I’m certain that for the most part, Sue was very grateful for how I cared for her and loved her.
And each time that our relationship had to be re-adjusted to the complexities of the disease there was, usually, an emotional price to pay. Sue was not one to give in easily. I’m pretty sure she knew that I was trying to help, but her pride and strong independence would not allow her to easily accept that she was losing more and more of her memory. So, it took a little while for things to calm down after most re-adjustments. It was our love for each other that kept us chugging along.
I said, “I’m hanging in, but it’s tough.”
It was as if he’d been sent to give me a message.
He told me that I should not let anybody put me down. He said that I had given Sue freedom and dignity and that she had been a happy person and had had a good life. He said that he’d often talked to Sue and that even though she usually told him the same story, he loved hearing it each and every time.
He brought tears to my eyes.
This kind fella was an engineer who worked on the Cabot Trail.
We loved its beautiful wild places. The freedom that blows in the wind. The power of the river. In winter the landscape crammed with stunning snow sculptures. The weather’s amazing shows.
I’d worry about a flood and she’d tell me not to fret. Sue wasn’t hog-tied to worry and tight-assed security although she could be very organized. She did, however, have one fear that she would often talk about. The fear of ending up in an institution and losing her freedom.
So she didn’t end up like one of my friends. Incontinent, under constant watch and asking to be killed.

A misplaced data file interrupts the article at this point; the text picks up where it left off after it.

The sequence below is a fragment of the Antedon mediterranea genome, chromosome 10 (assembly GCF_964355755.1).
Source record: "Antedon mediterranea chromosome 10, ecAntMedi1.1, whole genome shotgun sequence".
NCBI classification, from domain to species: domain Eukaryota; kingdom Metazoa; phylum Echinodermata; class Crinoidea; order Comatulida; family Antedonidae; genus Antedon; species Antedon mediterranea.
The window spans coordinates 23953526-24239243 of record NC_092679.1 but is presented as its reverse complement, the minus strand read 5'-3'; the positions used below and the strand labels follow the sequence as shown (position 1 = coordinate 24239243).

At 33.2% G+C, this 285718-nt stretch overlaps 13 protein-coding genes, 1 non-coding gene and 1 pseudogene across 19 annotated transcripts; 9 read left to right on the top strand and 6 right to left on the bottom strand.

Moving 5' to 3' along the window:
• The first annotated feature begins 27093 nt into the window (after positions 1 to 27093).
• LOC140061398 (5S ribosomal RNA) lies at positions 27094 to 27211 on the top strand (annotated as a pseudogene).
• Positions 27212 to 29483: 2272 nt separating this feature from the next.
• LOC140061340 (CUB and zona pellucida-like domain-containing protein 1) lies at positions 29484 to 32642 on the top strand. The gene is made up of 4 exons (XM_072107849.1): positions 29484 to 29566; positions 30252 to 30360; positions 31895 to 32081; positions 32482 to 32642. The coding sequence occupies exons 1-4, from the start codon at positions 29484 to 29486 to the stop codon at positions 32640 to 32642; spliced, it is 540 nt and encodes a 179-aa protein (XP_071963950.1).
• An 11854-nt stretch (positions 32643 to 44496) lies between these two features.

That is the silver lining amongst the sorrowful knowledge that I’ll never see her again. Yes, she had a dignified death. Yes, she escaped a bullet. Now I have to deal with her absence. Deal with the thick sadness.
She was my hero. She was my battling partner who I watched every day with amazement. Deep to my core was my sense that she needed and deserved her freedom to live the way she wanted to live until dementia became too much for both of us. My seeing her as a poor suffering soul who needed my constant, care-giver’s attention wasn’t the way I could operate and it would have caused Sue much dismay and anxiety.
Sue was my greatest supporter. She was always encouraging me and she is one of the main reasons I have a novel coming out soon. She is still part of it. Coincidentally, the novel will be called, 'DEAD AND NOT DEAD'. Isn't that strange?
Anyway, I believe that it’s possible that Dominic pulled Sue onto a lane that goes into the mountains and then later on he broke his leash. All sad water under a fading mystical bridge.
As a friend said, “Over time, she will become tender in your heart.”
I often feel her presence and know that she wishes me, her family and her friends well.